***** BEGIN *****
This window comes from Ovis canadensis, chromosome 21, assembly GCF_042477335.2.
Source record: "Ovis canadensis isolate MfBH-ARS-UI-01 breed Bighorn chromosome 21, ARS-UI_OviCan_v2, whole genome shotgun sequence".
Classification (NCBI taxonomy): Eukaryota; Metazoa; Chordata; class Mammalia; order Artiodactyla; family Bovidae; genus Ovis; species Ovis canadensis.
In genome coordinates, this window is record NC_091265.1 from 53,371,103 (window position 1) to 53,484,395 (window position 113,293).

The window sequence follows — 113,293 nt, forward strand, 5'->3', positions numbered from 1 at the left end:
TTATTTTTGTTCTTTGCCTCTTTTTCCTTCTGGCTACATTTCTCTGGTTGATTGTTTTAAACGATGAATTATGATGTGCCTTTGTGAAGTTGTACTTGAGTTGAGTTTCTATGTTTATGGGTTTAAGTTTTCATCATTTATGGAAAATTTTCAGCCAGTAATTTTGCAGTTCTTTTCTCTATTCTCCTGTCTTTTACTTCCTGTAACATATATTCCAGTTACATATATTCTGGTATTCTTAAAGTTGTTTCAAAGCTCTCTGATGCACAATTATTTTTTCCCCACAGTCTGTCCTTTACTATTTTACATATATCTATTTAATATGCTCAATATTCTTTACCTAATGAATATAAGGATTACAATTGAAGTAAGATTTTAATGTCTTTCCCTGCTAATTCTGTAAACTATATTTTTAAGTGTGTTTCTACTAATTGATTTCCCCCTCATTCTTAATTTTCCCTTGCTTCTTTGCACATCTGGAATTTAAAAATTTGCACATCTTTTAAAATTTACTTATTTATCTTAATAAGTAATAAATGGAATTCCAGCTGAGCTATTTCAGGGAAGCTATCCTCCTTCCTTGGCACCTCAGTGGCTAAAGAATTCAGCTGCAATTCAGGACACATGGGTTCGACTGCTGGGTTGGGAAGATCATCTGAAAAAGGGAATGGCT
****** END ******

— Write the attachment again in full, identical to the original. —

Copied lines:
This window comes from Ovis canadensis, chromosome 21, assembly GCF_042477335.2.
Source record: "Ovis canadensis isolate MfBH-ARS-UI-01 breed Bighorn chromosome 21, ARS-UI_OviCan_v2, whole genome shotgun sequence".
Classification (NCBI taxonomy): Eukaryota; Metazoa; Chordata; class Mammalia; order Artiodactyla; family Bovidae; genus Ovis; species Ovis canadensis.
In genome coordinates, this window is record NC_091265.1 from 53,371,103 (window position 1) to 53,484,395 (window position 113,293).

The window sequence follows — 113,293 nt, forward strand, 5'->3', positions numbered from 1 at the left end:
TTATTTTTGTTCTTTGCCTCTTTTTCCTTCTGGCTACATTTCTCTGGTTGATTGTTTTAAACGATGAATTATGATGTGCCTTTGTGAAGTTGTACTTGAGTTGAGTTTCTATGTTTATGGGTTTAAGTTTTCATCATTTATGGAAAATTTTCAGCCAGTAATTTTGCAGTTCTTTTCTCTATTCTCCTGTCTTTTACTTCCTGTAACATATATTCCAGTTACATATATTCTGGTATTCTTAAAGTTGTTTCAAAGCTCTCTGATGCACAATTATTTTTTCCCCACAGTCTGTCCTTTACTATTTTACATATATCTATTTAATATGCTCAATATTCTTTACCTAATGAATATAAGGATTACAATTGAAGTAAGATTTTAATGTCTTTCCCTGCTAATTCTGTAAACTATATTTTTAAGTGTGTTTCTACTAATTGATTTCCCCCTCATTCTTAATTTTCCCTTGCTTCTTTGCACATCTGGAATTTAAAAATTTGCACATCTTTTAAAATTTACTTATTTATCTTAATAAGTAATAAATGGAATTCCAGCTGAGCTATTTCAGGGAAGCTATCCTCCTTCCTTGGCACCTCAGTGGCTAAAGAATTCAGCTGCAATTCAGGACACATGGGTTCGACTGCTGGGTTGGGAAGATCATCTGAAAAAGGGAATGGCT